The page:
In this article, a basic approach on dissecting linux ELF binaries has been demonstrated. Let’s start…
The ELF Format:
The Executable and Linkable Format (aka Extensible Linking Format) is a common standard file format for executables, object code, shared libraries and core dumps on Linux. An ELF file is divided into sections. For an executable program, these are the text section for the code. The ELF file contains headers that describe how these sections should be stored in memory. Unlike many proprietary executable file formats, ELF is very flexible and extensible, and it is not bound to any particular processor or Instruction set architecture. This has allowed it to be adopted by many different operating systems on many different platforms.
- ELF header – Elf32_Ehdr/Elf64_Ehdr struct.
- Program header – Elf32_Phdr/struct Elf64_Phdr struct.
- Section header – Elf32_Shdr/struct Elf64_Shdr struct.
Dissecting the ELF:
For demonstrating purpose, “ls” utility of Linux has been taken as an example.
First run the file command against ls:
Hexdump the ELF file (/bin/ls) with hd command. The first 16 bytes represents the “magic” field, which is a way to identify ELF files:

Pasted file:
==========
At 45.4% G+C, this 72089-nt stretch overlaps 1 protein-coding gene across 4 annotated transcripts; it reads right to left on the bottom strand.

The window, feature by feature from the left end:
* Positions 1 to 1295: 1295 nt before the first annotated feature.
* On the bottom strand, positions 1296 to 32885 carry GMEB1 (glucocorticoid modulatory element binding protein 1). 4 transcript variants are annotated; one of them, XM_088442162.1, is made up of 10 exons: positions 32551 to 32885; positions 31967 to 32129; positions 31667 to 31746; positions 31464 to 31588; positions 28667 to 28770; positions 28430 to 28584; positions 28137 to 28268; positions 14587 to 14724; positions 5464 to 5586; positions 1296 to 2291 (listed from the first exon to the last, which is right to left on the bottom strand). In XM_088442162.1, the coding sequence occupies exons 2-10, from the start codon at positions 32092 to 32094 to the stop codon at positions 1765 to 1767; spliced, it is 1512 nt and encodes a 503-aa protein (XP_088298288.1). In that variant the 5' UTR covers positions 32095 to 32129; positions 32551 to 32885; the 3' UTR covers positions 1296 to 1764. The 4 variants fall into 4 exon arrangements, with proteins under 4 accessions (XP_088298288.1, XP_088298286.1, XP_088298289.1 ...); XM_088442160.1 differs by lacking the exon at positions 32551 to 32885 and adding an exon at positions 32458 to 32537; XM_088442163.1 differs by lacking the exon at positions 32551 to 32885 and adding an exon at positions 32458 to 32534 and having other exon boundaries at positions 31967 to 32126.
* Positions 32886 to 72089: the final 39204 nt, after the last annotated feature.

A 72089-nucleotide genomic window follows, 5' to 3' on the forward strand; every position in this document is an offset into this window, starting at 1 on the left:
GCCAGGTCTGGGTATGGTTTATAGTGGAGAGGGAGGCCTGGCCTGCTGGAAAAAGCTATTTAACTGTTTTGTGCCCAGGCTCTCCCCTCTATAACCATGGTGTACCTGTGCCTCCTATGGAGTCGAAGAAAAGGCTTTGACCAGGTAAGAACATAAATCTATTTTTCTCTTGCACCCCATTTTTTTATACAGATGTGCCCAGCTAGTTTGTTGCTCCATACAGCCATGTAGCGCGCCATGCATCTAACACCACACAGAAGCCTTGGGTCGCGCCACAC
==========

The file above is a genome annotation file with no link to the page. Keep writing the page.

Each and every information of ELF files along with the bytes can be seen in the source code of elf.h. Part of that is shown in the screenshot below:
Now, let’s create a simple hello world program:
Name it as a.c
To create an ELF before linking, the command “gcc a.c -c” is used. Running this command will create an object file. This object file is an ELF file.
For analyzing ELF files, readelf command is used. Run the readelf command against the binary file created after compiling the c file (a.o) as shown in the screenshot below:
Now run hexdump against the a.o file. The result can be studied from elf.h source code:
Note: The first line is the magic field. In the second line, the first two bytes (01 00) represents the “e_type”. Below is the screenshot of elf.h source code wherein the bytes 01 00 means “Relocatable file”. See the screenshot below:
The third byte (3e) tells about the architecture. 3e is equivalent to 62 in decimal (3*16^1 + 14*16^0). Looking at the elf.h, 62 means x86-64 architecture:
This way an ELF file can be stripped and analyzed. The analysis of ELF headers can also be done using the following commands:
- Sections – readelf –S a.o
- Relocation – readelf –r a.o
My next post will be on basics of reverse engineering with “Radare2” reverse engineering framework.